Is the Leading Nutrition Science Group in Big Food’s Pocket?

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Figuring out whom to trust for nutritional advice can be a daunting task; new findings on everything from the dangers of sugar to the health benefits of leftover pasta seem to come out every day, and the “experts” behind them often have ulterior motives.

According to a report released today, even venerable nutritional science organizations and the journals they publish can’t be trusted. Public health lawyer Michele Simon explores how corporate interests influence the findings of one of these research organizations: the American Society for Nutrition. The nearly 90-year-old nonprofit, comprising 5,000 scientists and experts, publishes the American Journal of Clinical Nutrition and claims to “bring together the world’s top researchers, clinical nutritionists and industry to advance our knowledge and application of nutrition for the sake of humans and animals.” But according Simon, the group’s coziness with corporate sponsors calls its research into question.

Here are some of Simon’s findings:

  • ASN’s financial backers include many from the food and beverage industry. Their “Sustaining Partners,” or financial donors of $10,000 or more, include the likes of Coca-Cola, Cargill, Monsanto, the National Dairy Council, and the Sugar Association.
     
  • These financial donors often sponsor ASN’s events at conferences. For example, PepsiCo, DuPont, and the National Dairy Association sponsored ASN sessions at last year’s annual Experimental Biology conference on topics like bone health and the science behind low-calorie sweeteners. Companies paid ASN as much as $50,000 for sponsorship of separate ASN satellite sessions.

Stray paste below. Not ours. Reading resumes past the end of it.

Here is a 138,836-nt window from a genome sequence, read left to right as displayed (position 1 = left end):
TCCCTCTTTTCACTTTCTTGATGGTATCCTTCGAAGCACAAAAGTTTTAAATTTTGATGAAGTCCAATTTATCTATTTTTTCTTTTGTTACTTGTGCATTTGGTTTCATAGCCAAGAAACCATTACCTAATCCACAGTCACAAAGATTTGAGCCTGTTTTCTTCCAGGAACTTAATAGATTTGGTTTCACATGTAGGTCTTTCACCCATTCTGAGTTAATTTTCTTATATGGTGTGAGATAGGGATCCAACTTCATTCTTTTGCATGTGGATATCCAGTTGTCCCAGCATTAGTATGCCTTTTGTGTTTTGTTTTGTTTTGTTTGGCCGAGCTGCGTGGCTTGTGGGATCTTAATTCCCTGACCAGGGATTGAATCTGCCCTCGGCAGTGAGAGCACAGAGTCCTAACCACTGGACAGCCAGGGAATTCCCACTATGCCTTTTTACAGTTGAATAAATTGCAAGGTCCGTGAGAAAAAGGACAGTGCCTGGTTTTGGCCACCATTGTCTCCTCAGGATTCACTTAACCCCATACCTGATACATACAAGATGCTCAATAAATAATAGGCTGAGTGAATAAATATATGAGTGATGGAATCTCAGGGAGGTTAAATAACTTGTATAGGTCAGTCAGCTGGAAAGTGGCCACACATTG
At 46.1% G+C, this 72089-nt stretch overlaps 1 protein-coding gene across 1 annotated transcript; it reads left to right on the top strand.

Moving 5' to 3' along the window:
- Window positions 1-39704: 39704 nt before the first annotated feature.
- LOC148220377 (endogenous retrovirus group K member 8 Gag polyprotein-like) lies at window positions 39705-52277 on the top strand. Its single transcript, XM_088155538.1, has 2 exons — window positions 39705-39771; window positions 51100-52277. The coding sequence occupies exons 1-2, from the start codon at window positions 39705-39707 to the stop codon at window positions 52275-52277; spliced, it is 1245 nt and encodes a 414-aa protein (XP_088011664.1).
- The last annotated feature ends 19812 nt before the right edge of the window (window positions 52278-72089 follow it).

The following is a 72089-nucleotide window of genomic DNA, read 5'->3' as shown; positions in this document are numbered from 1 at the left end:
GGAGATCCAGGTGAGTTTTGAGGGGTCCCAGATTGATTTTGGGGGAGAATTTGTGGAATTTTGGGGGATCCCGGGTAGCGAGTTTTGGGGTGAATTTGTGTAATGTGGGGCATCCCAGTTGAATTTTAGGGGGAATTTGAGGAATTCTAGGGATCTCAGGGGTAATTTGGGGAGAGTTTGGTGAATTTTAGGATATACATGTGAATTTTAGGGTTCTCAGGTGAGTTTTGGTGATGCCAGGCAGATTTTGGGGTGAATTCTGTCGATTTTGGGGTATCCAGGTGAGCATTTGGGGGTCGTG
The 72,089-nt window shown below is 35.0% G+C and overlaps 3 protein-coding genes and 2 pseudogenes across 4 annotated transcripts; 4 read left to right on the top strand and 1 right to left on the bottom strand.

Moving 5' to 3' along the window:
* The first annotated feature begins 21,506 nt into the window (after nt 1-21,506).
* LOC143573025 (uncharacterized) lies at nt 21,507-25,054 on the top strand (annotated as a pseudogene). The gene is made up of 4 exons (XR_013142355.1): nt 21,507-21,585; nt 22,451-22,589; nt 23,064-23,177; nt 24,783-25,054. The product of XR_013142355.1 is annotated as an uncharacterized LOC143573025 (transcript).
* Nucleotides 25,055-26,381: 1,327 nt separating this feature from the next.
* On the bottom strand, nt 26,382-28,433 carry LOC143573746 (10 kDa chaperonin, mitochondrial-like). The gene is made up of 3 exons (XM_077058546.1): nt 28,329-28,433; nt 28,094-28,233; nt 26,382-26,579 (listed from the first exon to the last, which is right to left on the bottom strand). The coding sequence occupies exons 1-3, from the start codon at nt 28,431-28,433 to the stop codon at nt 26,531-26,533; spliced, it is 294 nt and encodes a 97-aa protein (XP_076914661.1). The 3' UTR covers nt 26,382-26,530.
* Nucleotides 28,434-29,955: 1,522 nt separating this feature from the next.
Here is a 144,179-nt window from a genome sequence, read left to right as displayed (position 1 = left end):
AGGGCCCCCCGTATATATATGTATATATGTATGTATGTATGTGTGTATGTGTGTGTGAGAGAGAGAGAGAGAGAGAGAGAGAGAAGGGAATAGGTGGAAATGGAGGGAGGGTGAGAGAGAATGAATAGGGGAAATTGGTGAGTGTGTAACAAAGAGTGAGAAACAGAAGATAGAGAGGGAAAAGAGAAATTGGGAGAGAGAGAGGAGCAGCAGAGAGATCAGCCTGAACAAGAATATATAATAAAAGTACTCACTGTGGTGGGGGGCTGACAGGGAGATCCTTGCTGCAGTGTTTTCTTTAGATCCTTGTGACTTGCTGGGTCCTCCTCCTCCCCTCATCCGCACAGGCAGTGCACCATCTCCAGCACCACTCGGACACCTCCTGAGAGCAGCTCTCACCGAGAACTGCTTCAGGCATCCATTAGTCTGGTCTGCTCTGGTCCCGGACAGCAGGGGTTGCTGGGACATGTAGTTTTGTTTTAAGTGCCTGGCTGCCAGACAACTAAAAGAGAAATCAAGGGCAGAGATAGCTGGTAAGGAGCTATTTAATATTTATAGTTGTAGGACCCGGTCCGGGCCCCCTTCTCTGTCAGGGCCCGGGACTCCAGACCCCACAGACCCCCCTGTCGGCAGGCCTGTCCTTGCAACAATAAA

• ASN’s leaders have had past ties with Big Food. Simon found that the people leading ASN frequently have ties to food corporations. For example, Roger Clemens, who formerly led ASN’s public information committee, served as a “Scientific Advisor” for Nestlé USA for more than two decades. And past ASN President James O. Hill has reported personal fees from Coca-Cola, McDonalds, and the American Beverage Association.
     
  • ASN’s stances on policy often go against established science. In April of last year, for example, the ASN’s American Journal of Clinical Nutrition came out with a statement defending processed foods. “There are no differences between processing of foods at home or at a factory,” it read. It went on to say that terms like “minimally processed” and “ultra processed” impart value and do not “characterize food in a helpful manner.” These assertions contradict myriad findings that increasingly show the adverse health effects of processed foods. The ASN also came out against the Federal Drug Administration’s proposal to label added sugars on Nutrition Facts labels. It commented on the FDA’s proposal that “a lack of consensus remains in the scientific evidence of the health effects of added sugars alone versus sugars as a whole.” It added that labeling added sugars will not improve consumers’ food choices and health. This, too, goes against the findings of organizations like the World Health Organization and the American Heart Association.